There are various versions as to how Bellerophon came into possession of Pegasus. In Hesiod’s Catalogue of Women , for example, Pegasus is said to have been gifted to Bellerophon by his father, i.e. Poseidon.
According to another version of the tale, found in Pindar’s Olympian Odes , Bellerophon is said to have tried to tame the winged-horse as it came to Corinth’s spring, but all his attempts ended in failure. Eventually, the goddess Athena came to the hero in a dream, and revealed to him how he might tame Pegasus. The goddess gave Bellerophon a magic bridle, and a golden headband. Additionally, she told him that he should sacrifice a snow-white bull to Poseidon, and to show the god the bridle.
When Bellerophon woke up, he did as he was told, and succeeding in capturing Pegasus. Pausanias, in his Description of Greece, on the other hand, wrote that Athena herself tamed Pegasus, and gifted it to Bellerophon.
Depiction of Bellerophon riding Pegasus. (Mary Hamilton Frye / )
Most of the ancient sources do not elaborate on the battle between Bellerophon and the Chimera. In the Bibliotheca of Pseudo-Apollodorus, Bellerophon is said to have mounted Pegasus for his fight against the Chimera. As the hero and his steed were in the air, they were able to avoid the flames spewed by the monster. Pseudo-Apollodorus goes on to say that the hero slew the Chimera with his bow and arrows.
The depiction of this battle in classical art, however, is different from Pseudo-Apollodorus’ account. A terracotta relief plaque in the British Museum , for instance, shows Bellerophon combating the Chimera with a sword. Incidentally, the plaque also portrays Pegasus without wings. More commonly, however, the hero is shown wielding a spear for his fight against the Chimera. This is visible in the depiction of the battle on ancient Greek pottery, as well as on mosaics.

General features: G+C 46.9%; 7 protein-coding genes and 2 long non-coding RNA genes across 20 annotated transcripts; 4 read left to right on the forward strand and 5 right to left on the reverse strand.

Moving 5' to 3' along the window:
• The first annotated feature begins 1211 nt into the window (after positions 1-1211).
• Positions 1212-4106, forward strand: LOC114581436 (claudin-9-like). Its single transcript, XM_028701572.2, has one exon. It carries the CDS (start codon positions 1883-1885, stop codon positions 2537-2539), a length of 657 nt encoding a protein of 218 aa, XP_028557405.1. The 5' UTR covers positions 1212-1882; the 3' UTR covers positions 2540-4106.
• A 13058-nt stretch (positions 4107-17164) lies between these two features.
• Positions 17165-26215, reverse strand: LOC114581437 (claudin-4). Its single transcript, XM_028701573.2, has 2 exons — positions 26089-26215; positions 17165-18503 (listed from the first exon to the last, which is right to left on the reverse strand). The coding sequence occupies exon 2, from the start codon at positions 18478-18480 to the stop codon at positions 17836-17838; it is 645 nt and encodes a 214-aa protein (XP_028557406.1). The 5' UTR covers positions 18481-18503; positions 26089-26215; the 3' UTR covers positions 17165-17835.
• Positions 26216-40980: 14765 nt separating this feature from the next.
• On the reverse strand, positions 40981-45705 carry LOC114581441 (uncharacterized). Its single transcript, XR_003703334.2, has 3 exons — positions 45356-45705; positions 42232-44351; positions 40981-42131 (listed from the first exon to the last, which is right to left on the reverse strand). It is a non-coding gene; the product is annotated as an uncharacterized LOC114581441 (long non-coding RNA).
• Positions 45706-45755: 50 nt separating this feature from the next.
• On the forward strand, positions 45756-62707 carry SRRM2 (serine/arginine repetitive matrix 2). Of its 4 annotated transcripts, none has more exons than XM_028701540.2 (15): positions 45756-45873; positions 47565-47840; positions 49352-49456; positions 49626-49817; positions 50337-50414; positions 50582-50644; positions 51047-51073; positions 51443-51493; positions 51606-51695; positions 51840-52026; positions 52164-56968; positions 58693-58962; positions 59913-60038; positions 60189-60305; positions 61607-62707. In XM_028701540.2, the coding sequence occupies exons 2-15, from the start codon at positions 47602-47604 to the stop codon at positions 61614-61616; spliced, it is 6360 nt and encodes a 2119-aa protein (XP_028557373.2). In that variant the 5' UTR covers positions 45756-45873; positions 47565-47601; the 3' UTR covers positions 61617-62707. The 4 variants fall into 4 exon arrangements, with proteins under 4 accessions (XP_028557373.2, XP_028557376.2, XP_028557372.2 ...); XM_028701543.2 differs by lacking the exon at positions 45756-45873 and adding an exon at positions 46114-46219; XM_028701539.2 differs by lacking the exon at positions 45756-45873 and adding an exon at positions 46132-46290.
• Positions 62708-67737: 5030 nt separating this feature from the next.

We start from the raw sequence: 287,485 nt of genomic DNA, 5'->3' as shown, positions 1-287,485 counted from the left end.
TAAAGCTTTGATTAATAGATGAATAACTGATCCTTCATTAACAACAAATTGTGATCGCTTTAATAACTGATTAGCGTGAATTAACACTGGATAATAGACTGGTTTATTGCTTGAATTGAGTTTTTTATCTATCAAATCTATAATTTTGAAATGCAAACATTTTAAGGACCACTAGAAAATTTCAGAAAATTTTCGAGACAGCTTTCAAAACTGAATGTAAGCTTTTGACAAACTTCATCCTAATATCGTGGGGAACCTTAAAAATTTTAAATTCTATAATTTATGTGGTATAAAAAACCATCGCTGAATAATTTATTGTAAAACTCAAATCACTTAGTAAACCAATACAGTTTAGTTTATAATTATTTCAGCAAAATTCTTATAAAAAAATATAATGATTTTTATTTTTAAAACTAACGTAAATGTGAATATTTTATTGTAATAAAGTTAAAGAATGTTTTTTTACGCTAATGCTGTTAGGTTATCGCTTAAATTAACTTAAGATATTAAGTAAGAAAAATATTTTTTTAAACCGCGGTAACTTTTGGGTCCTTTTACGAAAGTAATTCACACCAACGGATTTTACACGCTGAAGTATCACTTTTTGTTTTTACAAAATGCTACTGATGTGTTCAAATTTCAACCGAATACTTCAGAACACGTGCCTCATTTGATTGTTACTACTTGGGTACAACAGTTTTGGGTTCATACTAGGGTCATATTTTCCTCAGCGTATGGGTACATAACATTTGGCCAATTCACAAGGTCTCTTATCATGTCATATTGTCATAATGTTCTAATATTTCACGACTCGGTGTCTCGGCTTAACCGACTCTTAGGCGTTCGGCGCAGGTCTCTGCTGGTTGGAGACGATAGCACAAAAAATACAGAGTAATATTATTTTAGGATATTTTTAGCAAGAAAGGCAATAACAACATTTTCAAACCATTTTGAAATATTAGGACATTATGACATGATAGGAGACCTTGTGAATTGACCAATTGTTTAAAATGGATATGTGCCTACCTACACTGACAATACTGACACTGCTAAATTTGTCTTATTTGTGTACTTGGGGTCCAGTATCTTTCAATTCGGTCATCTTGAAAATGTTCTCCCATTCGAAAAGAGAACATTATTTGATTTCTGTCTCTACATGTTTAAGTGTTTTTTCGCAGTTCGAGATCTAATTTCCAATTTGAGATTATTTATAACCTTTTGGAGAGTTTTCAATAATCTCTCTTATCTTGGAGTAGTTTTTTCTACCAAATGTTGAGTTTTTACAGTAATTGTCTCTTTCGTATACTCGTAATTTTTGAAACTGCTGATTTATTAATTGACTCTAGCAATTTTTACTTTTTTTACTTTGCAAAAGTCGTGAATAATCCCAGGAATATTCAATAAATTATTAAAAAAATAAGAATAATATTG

Bellerophon on Pegasus spears the Chimera, on an Attic red-figure epinetron, 425–420 BC. (National Archaeological Museum of Athens / CC BY-SA 2.5 )
More Attempts on Bellerophon’s Life
After slaying the Chimera, Bellerophon returned to Iobates. Whilst the king may have been happy that the ferocious monster was no more, he was probably disappointed to see that Bellerophon was still alive. According to both Homer and Pseudo-Apollodorus, Iobates did not give up, and gave the hero another impossible task to accomplish. This time, the king requested Bellerophon to subdue the Solymi, a barbarian tribe that ravaged the borders of Lycia. Unfortunately, there is little information, either in literature or art, about the battle between Bellerophon and the Solymi.
Suffice to say, Bellerophon accomplished this task as well, and triumphantly returned to Iobates. The king tried to have Bellerophon killed once more, this time by sending him against the legendary Amazons. Homer and Pseudo-Apollodorus both report that Iobates tried to kill Bellerophon one last time by sending his best warriors to ambush the hero. Bellerophon easily slayed all of them.
Having tried and failed to kill so many times, Iobates was forced to acknowledge that Bellerophon was more than human. In Pseudo-Apollodorus’ account, Iobates showed Bellerophon the tablet sent by Proetus, thereby revealing to the hero the reason he had been sent on those dangerous missions. The king wanted to make amends to Bellerophon, or perhaps he feared that the hero would take revenge on him.